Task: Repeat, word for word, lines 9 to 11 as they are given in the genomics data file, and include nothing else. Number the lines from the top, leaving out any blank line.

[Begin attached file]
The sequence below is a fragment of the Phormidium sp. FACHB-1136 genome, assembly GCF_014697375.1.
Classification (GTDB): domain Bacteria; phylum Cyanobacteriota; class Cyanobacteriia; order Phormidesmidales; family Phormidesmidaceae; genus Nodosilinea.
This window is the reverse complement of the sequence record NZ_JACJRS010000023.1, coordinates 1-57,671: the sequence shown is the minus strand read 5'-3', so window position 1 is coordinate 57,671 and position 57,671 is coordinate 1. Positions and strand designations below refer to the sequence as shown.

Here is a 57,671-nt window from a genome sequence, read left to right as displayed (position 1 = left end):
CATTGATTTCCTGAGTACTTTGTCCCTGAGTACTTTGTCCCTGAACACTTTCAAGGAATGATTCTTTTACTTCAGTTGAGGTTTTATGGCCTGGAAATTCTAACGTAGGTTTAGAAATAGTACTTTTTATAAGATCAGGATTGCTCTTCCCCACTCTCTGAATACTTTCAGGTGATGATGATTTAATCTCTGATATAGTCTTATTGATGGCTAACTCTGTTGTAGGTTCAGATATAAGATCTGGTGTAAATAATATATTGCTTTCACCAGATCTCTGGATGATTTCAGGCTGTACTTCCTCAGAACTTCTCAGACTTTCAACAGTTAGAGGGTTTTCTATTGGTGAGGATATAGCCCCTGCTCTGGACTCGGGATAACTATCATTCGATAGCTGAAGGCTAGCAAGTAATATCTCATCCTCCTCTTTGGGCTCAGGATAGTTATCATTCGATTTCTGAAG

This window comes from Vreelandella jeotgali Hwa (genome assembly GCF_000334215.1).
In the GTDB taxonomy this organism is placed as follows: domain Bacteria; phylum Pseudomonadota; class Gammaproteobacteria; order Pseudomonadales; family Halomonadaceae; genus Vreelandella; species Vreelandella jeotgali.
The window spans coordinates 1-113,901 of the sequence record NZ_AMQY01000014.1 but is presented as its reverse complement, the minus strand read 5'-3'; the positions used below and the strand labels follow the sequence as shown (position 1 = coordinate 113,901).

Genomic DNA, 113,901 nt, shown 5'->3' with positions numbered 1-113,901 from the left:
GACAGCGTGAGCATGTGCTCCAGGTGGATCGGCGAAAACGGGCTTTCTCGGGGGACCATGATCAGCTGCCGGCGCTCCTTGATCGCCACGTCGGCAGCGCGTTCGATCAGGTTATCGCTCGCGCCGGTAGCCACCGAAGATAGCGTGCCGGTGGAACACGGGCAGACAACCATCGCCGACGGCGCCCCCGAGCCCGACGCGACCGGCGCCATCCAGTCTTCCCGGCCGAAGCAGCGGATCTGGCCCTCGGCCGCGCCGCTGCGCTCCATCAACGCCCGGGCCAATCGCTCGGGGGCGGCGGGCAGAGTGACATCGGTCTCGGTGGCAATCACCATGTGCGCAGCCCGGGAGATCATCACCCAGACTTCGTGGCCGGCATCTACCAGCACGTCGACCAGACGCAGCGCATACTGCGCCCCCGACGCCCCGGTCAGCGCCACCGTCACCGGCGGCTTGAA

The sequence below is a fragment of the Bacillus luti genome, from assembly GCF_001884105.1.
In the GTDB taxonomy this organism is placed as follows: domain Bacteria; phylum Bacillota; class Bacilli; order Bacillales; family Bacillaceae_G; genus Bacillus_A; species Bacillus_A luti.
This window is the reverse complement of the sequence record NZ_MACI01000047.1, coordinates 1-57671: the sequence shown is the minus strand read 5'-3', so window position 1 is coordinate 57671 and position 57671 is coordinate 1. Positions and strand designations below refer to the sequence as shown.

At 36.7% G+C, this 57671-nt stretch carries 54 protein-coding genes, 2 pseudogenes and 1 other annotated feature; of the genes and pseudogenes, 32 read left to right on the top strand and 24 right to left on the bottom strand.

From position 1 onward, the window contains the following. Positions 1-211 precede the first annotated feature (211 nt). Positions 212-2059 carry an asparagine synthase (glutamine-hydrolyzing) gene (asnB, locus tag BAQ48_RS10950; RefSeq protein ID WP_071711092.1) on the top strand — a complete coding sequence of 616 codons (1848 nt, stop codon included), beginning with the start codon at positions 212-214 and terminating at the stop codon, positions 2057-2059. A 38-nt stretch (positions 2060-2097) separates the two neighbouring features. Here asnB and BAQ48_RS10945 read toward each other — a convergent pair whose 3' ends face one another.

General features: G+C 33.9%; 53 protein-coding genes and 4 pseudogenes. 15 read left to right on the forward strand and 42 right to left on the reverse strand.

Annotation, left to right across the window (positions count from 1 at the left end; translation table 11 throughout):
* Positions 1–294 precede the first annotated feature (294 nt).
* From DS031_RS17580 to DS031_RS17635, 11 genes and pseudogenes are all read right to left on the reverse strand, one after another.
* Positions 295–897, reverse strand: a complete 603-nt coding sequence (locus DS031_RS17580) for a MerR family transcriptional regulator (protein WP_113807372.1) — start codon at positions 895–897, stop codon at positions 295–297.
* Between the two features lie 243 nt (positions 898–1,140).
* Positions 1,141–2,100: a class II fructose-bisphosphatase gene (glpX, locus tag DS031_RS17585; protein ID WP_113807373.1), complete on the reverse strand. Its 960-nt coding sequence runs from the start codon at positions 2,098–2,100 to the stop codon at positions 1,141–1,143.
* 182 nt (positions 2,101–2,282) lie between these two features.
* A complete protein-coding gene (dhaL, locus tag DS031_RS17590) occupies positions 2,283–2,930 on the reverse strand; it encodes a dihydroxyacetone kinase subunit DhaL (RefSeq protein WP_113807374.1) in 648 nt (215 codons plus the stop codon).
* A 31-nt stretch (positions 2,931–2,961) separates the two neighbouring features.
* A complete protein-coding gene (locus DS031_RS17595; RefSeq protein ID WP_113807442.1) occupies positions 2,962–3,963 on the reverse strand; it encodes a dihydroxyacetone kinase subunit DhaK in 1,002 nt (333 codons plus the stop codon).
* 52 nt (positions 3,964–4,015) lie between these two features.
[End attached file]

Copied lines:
Genomic DNA, 113,901 nt, shown 5'->3' with positions numbered 1-113,901 from the left:
GACAGCGTGAGCATGTGCTCCAGGTGGATCGGCGAAAACGGGCTTTCTCGGGGGACCATGATCAGCTGCCGGCGCTCCTTGATCGCCACGTCGGCAGCGCGTTCGATCAGGTTATCGCTCGCGCCGGTAGCCACCGAAGATAGCGTGCCGGTGGAACACGGGCAGACAACCATCGCCGACGGCGCCCCCGAGCCCGACGCGACCGGCGCCATCCAGTCTTCCCGGCCGAAGCAGCGGATCTGGCCCTCGGCCGCGCCGCTGCGCTCCATCAACGCCCGGGCCAATCGCTCGGGGGCGGCGGGCAGAGTGACATCGGTCTCGGTGGCAATCACCATGTGCGCAGCCCGGGAGATCATCACCCAGACTTCGTGGCCGGCATCTACCAGCACGTCGACCAGACGCAGCGCATACTGCGCCCCCGACGCCCCGGTCAGCGCCACCGTCACCGGCGGCTTGAA

The sequence below is a fragment of the Bacillus luti genome, from assembly GCF_001884105.1.